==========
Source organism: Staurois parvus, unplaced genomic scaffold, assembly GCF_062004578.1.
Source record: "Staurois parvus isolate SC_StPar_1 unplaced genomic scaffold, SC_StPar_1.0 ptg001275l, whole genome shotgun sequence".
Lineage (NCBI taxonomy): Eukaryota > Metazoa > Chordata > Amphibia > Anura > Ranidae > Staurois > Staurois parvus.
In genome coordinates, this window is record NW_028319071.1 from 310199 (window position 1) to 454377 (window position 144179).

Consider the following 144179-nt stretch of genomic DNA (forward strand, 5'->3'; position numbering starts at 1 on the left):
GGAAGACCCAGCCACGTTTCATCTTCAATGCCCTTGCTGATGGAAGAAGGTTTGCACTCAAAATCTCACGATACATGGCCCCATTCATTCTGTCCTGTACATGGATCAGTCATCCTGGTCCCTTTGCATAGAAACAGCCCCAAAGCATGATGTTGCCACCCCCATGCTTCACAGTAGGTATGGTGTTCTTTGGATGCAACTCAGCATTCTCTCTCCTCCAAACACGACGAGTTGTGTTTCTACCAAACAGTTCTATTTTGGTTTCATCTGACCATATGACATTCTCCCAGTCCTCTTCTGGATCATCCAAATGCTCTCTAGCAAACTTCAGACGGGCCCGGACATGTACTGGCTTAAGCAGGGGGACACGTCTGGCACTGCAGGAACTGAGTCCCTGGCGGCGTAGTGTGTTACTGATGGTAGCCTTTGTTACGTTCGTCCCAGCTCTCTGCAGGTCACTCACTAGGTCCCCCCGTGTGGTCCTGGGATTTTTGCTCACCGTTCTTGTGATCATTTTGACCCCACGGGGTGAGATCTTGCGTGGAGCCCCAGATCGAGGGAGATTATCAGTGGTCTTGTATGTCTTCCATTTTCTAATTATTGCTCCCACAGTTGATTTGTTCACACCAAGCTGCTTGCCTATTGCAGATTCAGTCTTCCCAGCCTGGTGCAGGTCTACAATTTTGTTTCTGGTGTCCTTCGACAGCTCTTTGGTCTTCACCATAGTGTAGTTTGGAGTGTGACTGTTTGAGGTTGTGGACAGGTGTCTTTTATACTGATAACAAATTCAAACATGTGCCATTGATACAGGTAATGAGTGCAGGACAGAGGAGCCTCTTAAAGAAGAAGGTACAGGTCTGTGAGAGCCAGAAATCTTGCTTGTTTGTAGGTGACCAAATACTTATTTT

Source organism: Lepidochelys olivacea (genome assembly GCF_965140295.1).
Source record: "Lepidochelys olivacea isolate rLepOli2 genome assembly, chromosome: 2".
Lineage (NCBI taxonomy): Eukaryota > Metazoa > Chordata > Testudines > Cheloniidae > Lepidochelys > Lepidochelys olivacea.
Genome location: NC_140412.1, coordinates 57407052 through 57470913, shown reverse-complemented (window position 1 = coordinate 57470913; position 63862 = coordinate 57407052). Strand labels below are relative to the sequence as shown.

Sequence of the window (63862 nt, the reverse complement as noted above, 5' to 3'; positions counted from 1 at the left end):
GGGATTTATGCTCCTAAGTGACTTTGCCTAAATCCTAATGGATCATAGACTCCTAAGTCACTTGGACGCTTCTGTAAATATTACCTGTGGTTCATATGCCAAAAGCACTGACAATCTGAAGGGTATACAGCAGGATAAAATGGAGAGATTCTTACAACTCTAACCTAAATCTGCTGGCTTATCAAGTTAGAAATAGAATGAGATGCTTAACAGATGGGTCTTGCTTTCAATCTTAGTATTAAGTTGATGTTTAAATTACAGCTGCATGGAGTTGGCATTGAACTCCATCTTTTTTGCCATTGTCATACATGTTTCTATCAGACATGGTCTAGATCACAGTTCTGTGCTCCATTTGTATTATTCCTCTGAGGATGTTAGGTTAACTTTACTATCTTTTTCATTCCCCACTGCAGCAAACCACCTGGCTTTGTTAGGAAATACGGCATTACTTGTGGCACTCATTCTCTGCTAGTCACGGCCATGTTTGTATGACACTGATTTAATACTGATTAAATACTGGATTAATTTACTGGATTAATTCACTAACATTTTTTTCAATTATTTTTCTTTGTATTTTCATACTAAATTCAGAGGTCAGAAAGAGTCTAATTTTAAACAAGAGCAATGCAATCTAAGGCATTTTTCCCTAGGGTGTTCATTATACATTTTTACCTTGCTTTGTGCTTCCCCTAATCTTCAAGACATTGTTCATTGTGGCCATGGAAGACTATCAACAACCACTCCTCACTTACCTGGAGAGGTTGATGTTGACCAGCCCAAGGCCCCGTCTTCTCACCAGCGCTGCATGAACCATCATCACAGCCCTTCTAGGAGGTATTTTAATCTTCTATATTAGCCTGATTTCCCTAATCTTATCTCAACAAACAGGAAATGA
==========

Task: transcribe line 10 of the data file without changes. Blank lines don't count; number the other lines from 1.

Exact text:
Genome location: NC_140412.1, coordinates 57407052 through 57470913, shown reverse-complemented (window position 1 = coordinate 57470913; position 63862 = coordinate 57407052). Strand labels below are relative to the sequence as shown.